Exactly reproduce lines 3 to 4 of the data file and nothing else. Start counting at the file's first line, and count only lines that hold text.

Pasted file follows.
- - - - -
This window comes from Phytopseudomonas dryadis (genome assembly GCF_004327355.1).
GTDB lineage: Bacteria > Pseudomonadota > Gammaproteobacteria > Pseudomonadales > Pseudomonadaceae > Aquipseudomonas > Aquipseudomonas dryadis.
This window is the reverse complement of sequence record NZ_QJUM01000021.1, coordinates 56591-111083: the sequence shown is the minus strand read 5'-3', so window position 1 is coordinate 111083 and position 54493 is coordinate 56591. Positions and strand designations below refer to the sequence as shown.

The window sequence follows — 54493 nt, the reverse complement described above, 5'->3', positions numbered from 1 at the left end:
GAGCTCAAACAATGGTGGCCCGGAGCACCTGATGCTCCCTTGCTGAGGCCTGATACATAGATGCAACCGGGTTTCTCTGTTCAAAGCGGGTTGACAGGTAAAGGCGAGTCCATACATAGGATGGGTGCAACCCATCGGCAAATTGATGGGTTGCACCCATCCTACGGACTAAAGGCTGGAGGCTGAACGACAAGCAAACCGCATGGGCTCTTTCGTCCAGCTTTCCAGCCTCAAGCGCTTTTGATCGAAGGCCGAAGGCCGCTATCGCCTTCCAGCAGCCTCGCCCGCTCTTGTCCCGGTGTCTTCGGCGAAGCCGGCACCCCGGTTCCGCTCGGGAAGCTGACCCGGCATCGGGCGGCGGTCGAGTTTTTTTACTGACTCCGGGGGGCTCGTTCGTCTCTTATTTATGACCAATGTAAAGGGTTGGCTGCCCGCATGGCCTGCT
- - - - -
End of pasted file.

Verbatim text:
This window is the reverse complement of sequence record NZ_QJUM01000021.1, coordinates 56591-111083: the sequence shown is the minus strand read 5'-3', so window position 1 is coordinate 111083 and position 54493 is coordinate 56591. Positions and strand designations below refer to the sequence as shown.

The window sequence follows — 54493 nt, the reverse complement described above, 5'->3', positions numbered from 1 at the left end: